It is ironically fitting that this Sunday’s gospel coincides with the last day of His Holiness Pope Francis’ visit to the US. The warm outpouring of devotion that greeted his visit has been inspiring; no matter what pew you witness it from. No one could help but be moved by Francis’ obvious embodiment of faith, hope and charity. His visit is a very dramatic reminder of how far the Body of Christ has come and how far we have yet to go.
With that in mind, this week’s gospel opens on a note of how very human… and how very much like us… the apostles were. Christ’s followers are all worked up over someone poaching on what they believe is their exclusive rights to the “Jesus franchise.” They are outraged because an interloper has been casting out devils in the name of Jesus. The nerve of that guy. He’s not one of us. He’s not a registered, dues-paying member of our official branch of the Messiah fan club.
But Jesus is having none of it. He is quick to correct them: Don’t stop him…Whoever is not against us is with us. If only succeeding generations of Christians had listened to Christ’s words of caution, how different our history would be. In this gospel, I suspect that deep down the apostles are motivated not so much by their love of Christ, as they are by their assumed ownership of Christian orthodoxy. They are revelling in that rush of superiority we get when we pass judgment on others. The power to put people down as not measuring up to our inflated expectations is so very satisfying. And like most cheap thrills, it is corrupting.
For centuries the Body of Christ has been corrupted by those who claim to have exclusive access to the will of God. The ultimate obscenity is for Christians to usurp the prerogatives of God and go about condemning others as un-Christian for what are essentially honest differences in scriptural interpretation and dogmatic hair-splitting. Mix in some over-sized egos, a scoop of politics, a dollop of disputed property rights… then add a pinch of group dynamics … and you have the devil’s own recipe for destruction.
And what a lethal brew it is. It martyred More and Tyndale. It sent Fisher to the block and Cranmer to the stake. On St. Bartholomew’s Eve, in the name of Jesus, the charming streets of Paris ran with Protestant blood, while the misty skies of Ireland were blackened by the ashes of incinerated Papists. By the grace of God, this sacrilege, in Chesterton’s words, of: “Christian killeth Christian” is now virtually extinct. While the pernicious plague of “Christian judging Christian” flourishes in both its genteel and virulent varieties.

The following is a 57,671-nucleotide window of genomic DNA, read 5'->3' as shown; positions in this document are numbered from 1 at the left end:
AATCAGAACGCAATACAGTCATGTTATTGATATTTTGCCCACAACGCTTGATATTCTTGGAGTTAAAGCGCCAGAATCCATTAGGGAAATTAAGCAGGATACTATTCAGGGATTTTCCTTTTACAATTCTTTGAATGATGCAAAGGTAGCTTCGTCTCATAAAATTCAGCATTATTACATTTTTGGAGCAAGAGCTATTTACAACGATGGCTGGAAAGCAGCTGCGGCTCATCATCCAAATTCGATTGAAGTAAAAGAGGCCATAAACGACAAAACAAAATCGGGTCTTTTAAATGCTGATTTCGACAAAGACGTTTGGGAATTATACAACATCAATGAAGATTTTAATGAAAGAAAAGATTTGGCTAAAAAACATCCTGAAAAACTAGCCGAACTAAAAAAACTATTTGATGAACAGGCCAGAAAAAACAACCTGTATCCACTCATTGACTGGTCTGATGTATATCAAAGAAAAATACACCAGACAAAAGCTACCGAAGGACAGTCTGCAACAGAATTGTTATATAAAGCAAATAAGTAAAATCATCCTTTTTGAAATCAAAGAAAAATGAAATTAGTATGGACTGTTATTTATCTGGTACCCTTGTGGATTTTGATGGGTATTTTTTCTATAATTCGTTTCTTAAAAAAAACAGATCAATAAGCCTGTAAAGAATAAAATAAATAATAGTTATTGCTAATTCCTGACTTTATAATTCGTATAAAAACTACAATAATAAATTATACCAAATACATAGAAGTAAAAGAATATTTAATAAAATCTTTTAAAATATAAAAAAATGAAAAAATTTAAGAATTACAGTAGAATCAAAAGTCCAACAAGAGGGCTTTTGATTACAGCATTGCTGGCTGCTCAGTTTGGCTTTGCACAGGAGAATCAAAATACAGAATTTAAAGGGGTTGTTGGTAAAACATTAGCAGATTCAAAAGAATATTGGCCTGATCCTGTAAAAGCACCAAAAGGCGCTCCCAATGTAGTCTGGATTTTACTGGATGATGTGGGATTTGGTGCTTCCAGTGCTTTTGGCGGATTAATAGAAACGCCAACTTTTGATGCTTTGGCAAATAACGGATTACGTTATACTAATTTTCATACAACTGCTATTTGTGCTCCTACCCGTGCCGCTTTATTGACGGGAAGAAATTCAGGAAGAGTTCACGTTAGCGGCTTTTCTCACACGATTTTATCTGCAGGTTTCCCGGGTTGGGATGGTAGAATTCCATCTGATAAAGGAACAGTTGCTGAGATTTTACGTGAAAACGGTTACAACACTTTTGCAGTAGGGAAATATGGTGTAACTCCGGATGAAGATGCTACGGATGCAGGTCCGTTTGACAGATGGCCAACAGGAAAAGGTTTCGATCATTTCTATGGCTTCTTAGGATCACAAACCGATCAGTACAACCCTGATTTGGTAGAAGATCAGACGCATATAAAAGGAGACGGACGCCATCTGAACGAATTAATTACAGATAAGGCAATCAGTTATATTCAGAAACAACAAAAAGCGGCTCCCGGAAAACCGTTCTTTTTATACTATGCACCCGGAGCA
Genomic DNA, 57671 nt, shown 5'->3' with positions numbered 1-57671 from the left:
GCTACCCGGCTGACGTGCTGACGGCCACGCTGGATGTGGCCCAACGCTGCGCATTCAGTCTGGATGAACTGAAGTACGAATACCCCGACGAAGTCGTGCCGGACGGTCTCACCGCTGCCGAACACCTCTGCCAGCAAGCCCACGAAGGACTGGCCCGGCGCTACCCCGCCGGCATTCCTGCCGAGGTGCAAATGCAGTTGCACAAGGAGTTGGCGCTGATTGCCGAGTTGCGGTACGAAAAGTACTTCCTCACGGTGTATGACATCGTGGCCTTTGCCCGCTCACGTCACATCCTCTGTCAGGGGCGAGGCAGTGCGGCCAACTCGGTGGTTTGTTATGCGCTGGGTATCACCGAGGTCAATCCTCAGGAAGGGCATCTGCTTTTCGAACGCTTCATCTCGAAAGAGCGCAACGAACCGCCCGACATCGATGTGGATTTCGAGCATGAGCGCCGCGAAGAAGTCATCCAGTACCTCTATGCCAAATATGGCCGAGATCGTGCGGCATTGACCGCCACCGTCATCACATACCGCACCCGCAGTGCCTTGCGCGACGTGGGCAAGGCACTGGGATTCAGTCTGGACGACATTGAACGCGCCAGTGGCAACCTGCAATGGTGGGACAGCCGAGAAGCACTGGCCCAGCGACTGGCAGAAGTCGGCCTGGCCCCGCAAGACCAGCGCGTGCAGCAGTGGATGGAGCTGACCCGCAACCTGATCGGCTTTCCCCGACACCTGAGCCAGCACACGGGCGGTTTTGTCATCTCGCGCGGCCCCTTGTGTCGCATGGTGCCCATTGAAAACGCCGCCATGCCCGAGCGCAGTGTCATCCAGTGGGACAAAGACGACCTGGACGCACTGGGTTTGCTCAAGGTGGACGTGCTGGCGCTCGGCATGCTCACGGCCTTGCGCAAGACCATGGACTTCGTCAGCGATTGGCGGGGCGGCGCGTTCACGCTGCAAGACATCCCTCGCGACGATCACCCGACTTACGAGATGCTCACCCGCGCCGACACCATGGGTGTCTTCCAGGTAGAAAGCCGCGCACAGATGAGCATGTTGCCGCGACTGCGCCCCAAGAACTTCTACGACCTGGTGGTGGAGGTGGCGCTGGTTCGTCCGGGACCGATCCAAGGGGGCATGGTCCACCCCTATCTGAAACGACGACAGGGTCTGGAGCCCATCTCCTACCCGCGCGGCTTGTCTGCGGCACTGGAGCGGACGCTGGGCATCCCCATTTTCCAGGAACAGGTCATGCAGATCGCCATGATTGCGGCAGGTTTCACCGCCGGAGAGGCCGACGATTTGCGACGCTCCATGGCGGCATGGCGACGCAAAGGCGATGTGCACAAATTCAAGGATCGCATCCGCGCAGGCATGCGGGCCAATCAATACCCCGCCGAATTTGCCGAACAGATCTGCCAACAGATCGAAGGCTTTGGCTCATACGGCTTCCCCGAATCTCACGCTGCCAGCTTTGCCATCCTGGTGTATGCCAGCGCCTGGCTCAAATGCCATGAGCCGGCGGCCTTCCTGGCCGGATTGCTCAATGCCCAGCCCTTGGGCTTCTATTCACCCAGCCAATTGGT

In Matthew 7, Jesus tells us: Judge not lest ye be judged. This is not a call to suspend our beliefs or our values. It is a command against usurping what belongs to God alone … the right and the power to render judgment on each one of his beloved children. If our lust for judgment remains unsatisfied, our own lives are ample, appropriate meat for examination. And when it comes to the only judgment that really counts, look for Jesus to find more favor in someone who may have made a mess of doctrine, but gotten love of God and neighbor just right. As C.S. Lewis reminds us: “Heaven will display far more variety than Hell.” So, as we hope for salvation, expect to spend eternity with many more heretics than hypocrites.
The “Jesus franchise” belongs to Jesus alone… not to any person or institution, however exalted. In his infinite wisdom, God blesses us all in our diversity and in our unity. In this morning’s gospel, Christ has a final word for any of us who might find our brother or sister’s faith not exactly to our taste: Your life has been salted… flavored by the love of Christ. Preserve it with humility. Share it with joy. Like salt, the love of Christ is a commodity essential to life. It is not a proprietary boutique brand, more packaging than product. In that spirit, Jesus tells us: Have salt in yourself, and be at peace with one another.
The Reverend David Sellery, Episcopal Priest, Author, and Coach. Fr. Sellery presently serves as Priest-in-Charge, St. John’s Salisbury, CT. Fr. Sellery has excelled at using new media to increase outreach beyond the Church doors via his website, blog posts, and podcasts.
Image: “France-Noirmoutier-Sel brut” by –Pinpin 20:24, 19 September 2006 (UTC) – Own work. Licensed under CC BY-SA 3.0 via Wikimedia Commons –